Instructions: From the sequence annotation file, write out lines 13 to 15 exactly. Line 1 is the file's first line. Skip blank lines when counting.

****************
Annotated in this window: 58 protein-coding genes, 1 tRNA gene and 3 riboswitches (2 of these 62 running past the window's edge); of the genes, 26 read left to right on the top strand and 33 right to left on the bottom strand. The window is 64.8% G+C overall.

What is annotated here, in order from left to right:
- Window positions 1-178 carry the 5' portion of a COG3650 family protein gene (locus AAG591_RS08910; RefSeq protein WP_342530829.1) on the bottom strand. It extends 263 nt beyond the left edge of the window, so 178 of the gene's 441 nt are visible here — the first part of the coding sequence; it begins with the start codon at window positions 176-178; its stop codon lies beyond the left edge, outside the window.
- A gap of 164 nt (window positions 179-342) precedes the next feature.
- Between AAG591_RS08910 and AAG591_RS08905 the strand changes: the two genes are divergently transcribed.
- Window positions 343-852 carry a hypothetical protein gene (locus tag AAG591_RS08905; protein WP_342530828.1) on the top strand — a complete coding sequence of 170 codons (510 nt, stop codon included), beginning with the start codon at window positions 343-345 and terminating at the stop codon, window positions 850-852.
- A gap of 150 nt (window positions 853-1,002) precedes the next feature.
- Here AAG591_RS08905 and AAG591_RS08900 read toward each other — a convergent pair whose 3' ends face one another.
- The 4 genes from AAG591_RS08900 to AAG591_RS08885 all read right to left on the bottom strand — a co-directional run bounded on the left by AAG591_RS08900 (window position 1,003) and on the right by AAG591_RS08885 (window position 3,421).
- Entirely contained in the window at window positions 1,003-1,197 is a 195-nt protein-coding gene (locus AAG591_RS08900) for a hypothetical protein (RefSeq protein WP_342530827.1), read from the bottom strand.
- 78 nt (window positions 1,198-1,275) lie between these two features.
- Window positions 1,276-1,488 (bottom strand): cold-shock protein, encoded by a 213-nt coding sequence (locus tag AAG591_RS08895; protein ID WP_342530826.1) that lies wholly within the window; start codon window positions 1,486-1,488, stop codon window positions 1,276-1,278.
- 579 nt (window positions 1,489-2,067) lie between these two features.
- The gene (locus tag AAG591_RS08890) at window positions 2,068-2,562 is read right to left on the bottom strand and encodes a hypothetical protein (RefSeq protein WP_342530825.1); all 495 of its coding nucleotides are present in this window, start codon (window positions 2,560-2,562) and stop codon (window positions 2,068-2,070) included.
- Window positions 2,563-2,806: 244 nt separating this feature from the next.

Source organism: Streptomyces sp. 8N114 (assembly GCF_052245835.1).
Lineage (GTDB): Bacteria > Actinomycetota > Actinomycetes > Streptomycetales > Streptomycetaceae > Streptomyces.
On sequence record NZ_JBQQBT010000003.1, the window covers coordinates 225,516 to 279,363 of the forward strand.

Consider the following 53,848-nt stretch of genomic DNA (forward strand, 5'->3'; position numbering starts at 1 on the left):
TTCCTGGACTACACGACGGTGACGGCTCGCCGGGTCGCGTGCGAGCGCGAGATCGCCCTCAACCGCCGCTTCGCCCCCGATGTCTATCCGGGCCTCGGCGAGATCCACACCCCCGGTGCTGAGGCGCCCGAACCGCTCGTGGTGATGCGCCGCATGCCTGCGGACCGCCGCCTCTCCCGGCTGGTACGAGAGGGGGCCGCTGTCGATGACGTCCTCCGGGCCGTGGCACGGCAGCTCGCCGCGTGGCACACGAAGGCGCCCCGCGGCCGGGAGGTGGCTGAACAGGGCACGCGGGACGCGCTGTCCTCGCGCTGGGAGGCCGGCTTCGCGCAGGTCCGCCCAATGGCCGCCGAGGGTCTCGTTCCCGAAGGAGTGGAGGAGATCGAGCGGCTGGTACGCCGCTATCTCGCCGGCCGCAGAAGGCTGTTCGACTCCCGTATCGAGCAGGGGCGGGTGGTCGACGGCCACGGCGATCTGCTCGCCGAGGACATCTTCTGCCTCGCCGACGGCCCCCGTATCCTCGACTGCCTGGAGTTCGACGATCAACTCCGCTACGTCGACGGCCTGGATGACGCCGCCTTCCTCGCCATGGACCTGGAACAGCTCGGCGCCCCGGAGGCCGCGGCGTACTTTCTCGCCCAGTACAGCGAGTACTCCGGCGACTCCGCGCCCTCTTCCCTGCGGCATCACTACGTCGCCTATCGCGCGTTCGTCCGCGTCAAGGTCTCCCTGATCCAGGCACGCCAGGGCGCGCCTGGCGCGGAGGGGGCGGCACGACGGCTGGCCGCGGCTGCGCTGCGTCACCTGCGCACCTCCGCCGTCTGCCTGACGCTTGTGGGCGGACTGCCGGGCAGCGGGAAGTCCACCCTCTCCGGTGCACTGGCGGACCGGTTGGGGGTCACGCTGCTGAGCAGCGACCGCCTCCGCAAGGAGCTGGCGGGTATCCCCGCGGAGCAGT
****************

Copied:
- 579 nt (window positions 1,489-2,067) lie between these two features.
- The gene (locus tag AAG591_RS08890) at window positions 2,068-2,562 is read right to left on the bottom strand and encodes a hypothetical protein (RefSeq protein WP_342530825.1); all 495 of its coding nucleotides are present in this window, start codon (window positions 2,560-2,562) and stop codon (window positions 2,068-2,070) included.
- Window positions 2,563-2,806: 244 nt separating this feature from the next.